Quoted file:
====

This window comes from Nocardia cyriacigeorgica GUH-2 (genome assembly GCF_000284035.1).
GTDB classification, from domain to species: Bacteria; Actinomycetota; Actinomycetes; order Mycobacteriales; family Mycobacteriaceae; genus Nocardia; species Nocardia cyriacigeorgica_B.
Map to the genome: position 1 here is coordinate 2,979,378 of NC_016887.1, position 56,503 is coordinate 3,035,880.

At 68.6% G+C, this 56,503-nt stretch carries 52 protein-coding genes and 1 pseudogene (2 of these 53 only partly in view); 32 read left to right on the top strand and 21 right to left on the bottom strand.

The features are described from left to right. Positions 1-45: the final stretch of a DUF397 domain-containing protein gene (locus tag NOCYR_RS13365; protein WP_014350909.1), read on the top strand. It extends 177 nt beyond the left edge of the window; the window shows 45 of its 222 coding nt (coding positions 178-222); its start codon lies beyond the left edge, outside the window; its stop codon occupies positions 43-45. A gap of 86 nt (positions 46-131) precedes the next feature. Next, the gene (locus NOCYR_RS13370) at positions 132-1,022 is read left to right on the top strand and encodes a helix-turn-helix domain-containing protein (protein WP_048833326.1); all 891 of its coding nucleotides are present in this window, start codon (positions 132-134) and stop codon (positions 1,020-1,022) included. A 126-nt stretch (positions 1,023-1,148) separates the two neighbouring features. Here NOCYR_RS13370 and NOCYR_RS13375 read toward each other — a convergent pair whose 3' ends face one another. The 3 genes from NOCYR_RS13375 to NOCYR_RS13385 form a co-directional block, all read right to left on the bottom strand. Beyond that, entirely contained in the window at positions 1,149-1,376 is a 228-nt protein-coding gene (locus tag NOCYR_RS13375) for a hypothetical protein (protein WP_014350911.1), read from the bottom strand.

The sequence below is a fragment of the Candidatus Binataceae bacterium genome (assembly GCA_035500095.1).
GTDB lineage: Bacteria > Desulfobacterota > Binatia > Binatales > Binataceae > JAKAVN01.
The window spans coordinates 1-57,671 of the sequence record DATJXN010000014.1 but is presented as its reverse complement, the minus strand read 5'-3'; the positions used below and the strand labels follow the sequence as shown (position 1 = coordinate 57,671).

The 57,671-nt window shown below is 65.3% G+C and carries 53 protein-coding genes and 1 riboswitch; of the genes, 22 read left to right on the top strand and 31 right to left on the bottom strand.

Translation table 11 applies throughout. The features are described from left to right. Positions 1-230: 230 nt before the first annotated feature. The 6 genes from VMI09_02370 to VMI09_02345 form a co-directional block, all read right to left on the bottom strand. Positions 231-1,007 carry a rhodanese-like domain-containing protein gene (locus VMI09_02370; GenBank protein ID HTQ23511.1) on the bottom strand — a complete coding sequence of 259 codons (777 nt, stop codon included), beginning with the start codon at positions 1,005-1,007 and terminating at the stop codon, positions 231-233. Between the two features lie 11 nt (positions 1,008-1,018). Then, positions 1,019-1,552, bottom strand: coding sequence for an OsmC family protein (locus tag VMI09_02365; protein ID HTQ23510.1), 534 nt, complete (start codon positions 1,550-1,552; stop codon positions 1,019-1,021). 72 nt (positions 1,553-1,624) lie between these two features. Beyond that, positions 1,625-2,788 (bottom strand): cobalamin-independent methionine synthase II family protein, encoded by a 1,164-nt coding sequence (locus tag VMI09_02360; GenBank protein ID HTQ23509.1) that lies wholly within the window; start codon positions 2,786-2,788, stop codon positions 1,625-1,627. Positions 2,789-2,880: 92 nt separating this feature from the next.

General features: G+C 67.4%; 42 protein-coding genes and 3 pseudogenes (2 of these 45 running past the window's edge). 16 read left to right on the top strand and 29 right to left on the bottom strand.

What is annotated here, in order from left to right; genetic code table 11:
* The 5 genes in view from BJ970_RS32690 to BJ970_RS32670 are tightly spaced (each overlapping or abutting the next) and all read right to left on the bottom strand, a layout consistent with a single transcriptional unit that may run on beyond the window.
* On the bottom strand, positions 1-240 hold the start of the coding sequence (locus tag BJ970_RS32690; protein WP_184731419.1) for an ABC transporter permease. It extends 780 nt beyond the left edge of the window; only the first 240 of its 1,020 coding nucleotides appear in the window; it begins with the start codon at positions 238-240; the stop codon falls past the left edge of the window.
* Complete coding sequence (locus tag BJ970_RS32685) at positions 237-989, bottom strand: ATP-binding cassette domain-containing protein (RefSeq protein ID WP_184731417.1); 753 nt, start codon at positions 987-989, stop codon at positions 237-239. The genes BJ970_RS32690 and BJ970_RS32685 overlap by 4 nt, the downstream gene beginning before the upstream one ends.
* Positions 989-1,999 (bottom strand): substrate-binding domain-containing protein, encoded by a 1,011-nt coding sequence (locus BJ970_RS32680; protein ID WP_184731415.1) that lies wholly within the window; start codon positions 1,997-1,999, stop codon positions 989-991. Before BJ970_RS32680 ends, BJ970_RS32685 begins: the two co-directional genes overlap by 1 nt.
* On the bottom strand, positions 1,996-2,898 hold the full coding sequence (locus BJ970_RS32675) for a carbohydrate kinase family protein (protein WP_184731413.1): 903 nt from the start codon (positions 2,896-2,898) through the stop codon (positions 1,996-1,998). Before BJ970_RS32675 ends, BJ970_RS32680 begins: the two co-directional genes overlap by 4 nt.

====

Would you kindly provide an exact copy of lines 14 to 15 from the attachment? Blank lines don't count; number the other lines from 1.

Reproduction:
* On the bottom strand, positions 1-240 hold the start of the coding sequence (locus tag BJ970_RS32690; protein WP_184731419.1) for an ABC transporter permease. It extends 780 nt beyond the left edge of the window; only the first 240 of its 1,020 coding nucleotides appear in the window; it begins with the start codon at positions 238-240; the stop codon falls past the left edge of the window.
* Complete coding sequence (locus tag BJ970_RS32685) at positions 237-989, bottom strand: ATP-binding cassette domain-containing protein (RefSeq protein ID WP_184731417.1); 753 nt, start codon at positions 987-989, stop codon at positions 237-239. The genes BJ970_RS32690 and BJ970_RS32685 overlap by 4 nt, the downstream gene beginning before the upstream one ends.